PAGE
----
The first pair of sensors/holders I made, I presented to Bob May
for his fan-built robot at Fright Vision 2000.
A year later I finally made a second pair for my robot! I made this
set to fit onto my tiny MicroMo motors and this is how they were
Materials Needed: Clean (unused) one quart paint can, epoxy,
epoxy putty, 1/4" brass rod, and two 4-40 round head slotted
screws (3/16" long)
To make The Sensors:
To make my sensors I used a one quart paint can that I purchased
new at a paint store for about $1.50. I studied pictures of the
originals to verify that the 2" radius of the paint can looks
just right when the sensor is finished. Print (at 150dpi) and cut
out the sensor template which is 2.75" by 1.625" and trace
it onto the can with a Sharpie marker.
I found the sheet metal in the cans was so thin it could be cut
with scissors, so rough cut the sensors first leaving an extra 1/8"
all the way around, then cut them close to the final size. That
little trick keeps the thin metal from creasing while you cut it.
(TIP: Don't use your wife's good sewing shears!)
Because the metal is so thin and flimsy, I used epoxy to glue two
pieces together. The resulting epoxy sandwich came out very ridged
and strong, yet still fairly thin.
I carefully cleaned up the edges on my sanding disk to get the shape
perfect. Next, sand the shiny surfaces and the edges by hand with
some 220 grit sandpaper to prepare them for primer. You might want
to make a simple painting stand with some coat-hanger wire and a
little bit of masking tape to make the painting process easier.
I sanded and primed the sensors a couple times to get a good base
ready for the paint. Make sure there is no metal exposed. To paint
the sensors to the second/third season paint scheme of red and yellow
with silver on back, it is a good idea to get some "safe-release"
masking tape (available in the paint section of any home store).
This doesn't stick as ferociously as standard masking tape, so it
won't peel up your carefully painted surfaces. While painting the
backs silver, cover the fronts with the safe-release masking tape
and visa versa. The red, yellow, and silver paints will over spray
onto the opposite surface without it.
Done with the sensors!
To make the Holders:
The holders are made from plumbers epoxy and some 1/4" round
brass rod. Plumbers Epoxy is a great substance that I used in many
parts of my robot and is great for attaching screws to the inside
of the torso. It can be found in the plumbing section of Home Depot
right by the solder.
To make the holders, I first took scrap sensors (cut out of the
one quartpaint can) and stacked 3 together so the stack was a little
thicker than a finished sensor. Then I cut very small pieces of
the leftover thin sheet metal from the can to wrap around the tip
of the sensor emulating the holder and about that size.
This is an important step, and it pays to do this part carefully.
I actually made a back piece with tabs, that raps around over the
front piece, and made this form very tight to the scrap sensors.
Small side cutting wire cutters (snips) work good to cut the little
Next, carefully scuff up the shinny metal with some sand paper,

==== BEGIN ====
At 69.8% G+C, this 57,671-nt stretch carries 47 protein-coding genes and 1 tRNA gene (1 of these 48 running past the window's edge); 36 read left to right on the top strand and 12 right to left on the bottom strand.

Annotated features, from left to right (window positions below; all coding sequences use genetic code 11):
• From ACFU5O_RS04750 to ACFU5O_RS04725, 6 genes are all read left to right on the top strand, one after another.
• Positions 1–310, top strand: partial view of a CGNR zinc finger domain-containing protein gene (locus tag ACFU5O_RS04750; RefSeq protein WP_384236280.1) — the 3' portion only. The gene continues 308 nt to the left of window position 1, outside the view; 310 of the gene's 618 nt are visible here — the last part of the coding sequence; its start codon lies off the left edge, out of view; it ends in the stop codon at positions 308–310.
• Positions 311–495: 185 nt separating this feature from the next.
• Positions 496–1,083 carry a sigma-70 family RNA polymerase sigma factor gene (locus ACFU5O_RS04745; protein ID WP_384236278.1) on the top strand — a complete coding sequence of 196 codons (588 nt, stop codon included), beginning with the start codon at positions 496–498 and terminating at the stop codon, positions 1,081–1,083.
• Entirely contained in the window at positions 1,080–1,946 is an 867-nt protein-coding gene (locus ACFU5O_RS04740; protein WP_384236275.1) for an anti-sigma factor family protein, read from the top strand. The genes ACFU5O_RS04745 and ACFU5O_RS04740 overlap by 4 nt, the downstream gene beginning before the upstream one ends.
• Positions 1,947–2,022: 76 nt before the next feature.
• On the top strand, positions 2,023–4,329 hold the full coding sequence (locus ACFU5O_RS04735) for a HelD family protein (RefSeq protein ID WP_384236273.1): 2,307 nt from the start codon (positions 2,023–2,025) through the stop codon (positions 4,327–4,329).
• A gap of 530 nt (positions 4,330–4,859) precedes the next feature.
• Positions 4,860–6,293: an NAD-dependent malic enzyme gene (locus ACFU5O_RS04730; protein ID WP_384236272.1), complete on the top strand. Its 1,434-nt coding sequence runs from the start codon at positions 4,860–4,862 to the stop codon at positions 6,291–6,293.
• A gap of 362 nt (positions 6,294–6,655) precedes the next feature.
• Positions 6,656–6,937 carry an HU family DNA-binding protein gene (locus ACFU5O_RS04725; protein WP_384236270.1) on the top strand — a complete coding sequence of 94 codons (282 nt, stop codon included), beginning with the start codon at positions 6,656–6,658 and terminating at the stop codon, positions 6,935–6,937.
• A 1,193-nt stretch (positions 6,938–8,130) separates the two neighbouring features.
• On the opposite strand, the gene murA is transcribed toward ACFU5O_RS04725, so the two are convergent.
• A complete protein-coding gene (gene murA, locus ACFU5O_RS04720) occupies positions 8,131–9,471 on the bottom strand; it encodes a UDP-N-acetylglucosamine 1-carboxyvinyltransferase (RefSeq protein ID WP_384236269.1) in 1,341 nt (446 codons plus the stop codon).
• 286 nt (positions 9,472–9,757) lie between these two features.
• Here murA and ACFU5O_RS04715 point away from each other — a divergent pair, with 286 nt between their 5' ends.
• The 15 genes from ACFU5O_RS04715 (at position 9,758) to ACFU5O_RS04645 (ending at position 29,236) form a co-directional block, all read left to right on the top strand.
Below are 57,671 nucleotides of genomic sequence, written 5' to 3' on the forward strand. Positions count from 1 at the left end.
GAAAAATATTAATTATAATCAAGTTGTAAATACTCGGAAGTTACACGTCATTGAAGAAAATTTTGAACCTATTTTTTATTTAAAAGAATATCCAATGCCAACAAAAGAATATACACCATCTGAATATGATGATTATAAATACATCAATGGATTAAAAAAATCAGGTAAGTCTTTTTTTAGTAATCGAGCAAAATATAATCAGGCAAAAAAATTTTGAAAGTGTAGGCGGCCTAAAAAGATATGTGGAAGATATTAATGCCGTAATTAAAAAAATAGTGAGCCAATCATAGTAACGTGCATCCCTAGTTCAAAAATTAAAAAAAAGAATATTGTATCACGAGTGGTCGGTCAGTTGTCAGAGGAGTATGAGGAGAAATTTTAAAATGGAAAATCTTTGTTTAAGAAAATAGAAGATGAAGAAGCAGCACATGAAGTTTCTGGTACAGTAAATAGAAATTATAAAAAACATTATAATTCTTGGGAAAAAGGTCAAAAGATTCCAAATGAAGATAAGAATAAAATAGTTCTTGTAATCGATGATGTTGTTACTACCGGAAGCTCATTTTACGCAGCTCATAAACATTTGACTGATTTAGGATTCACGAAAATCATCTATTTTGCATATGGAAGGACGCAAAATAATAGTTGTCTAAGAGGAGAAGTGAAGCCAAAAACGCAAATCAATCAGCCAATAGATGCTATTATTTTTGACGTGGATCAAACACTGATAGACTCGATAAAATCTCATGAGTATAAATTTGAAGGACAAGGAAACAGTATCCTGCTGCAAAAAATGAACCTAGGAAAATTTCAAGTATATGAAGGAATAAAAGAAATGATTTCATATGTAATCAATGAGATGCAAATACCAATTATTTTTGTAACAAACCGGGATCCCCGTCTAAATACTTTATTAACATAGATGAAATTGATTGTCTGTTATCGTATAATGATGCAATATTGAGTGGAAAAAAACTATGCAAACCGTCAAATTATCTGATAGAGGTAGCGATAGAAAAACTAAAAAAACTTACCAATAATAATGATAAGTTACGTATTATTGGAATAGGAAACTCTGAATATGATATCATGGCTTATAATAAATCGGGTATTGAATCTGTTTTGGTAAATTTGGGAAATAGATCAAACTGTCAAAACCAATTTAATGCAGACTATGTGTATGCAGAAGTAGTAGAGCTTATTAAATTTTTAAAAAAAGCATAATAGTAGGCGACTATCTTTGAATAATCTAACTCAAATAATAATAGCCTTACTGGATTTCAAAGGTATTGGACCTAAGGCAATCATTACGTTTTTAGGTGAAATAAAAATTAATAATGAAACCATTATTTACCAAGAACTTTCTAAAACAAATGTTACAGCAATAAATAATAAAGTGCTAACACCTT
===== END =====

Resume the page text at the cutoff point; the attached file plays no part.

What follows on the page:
so theepoxy putty has something to bite into. Cover the small sheet
metal"holder" with epoxy putty so there is a nice thick
layer of putty, but becareful to keep it off the scrap sensors!
After about twelve hours theplumbers epoxy is thoroughly dry and
hard as a rock. This stuff is very strong and bonds well.
I carefully pull out the scrap sensors so a very nice form fitting
slit is left in the top of the holder. Now you have to file or sand
the holder very carefully to the correct shape using the best photo's
as a guide.
To make the round shaft I used 1/4" solid brass rod that you
can get at a home store or hobby store. Cut it close to length,
about 11/16". To make the sensors to fit onto the MicroMo motor
shaft, or any other motor shaft, you will need to drill a hole in
the bottom of the rod to match the size of the motor shaft. First,
make a simple jig to hold the rod so it can be held securely so
perfectly straight holes can be easily drilled using a drill press
(If you don't have a drill press, you can use a thick walled 1/4"
aluminum tube instead of the solid brass rod). To make the holding
jig use a scrap piece of wood at least 3/4" thick and drill
two 1/4" holes about 1/2" deep. Put the two brass rod
pieces into the holes. Now you can safely and easily drill the holes
in the bottoms of the rod being careful to get the holes perfectly
centered. I believe a 1/16" hole (my smallest drill bit) was
perfect for the MicroMo motor shaft. After you drill the hole for
the motor shaft, you must drill the hole for the 4-40 round slot
head screw that will go in the side of the shaft. This will make
the holder look authentic, plus it can actually work to hold the
sensor onto the shaft. Drill the screw hole more than half way through,
but be careful not to drill all the way through! The hole for the
screw must be tapped and I had to buy three 4-40 taps to accomplish
it. The first tap was used to get the threads started, then break
a little off of the tip of the second to go a little deeper, then
a little more off the third to get the threads cut all the way into
the center of the rod. Make sure to use some oil or tapping fluid
to make this MUCH easier.
Next, securing the little brass rod piece in a vise (with wood to
protect the rod) cut a slit in the top of the rod that the holder
part can fit into. I used a hacksaw and a small file. Carefully
file the outside sides of the slit as you see in the pictures to
match the original look.Now it is time to attach the holder to the
rod using a very small amount of epoxy putty.
When that is thoroughly dry, do some final sanding to get a smooth
uni-body look, then prime and paint!
A very tiny dab of epoxy will hold the sensor in the holder, and
you are done!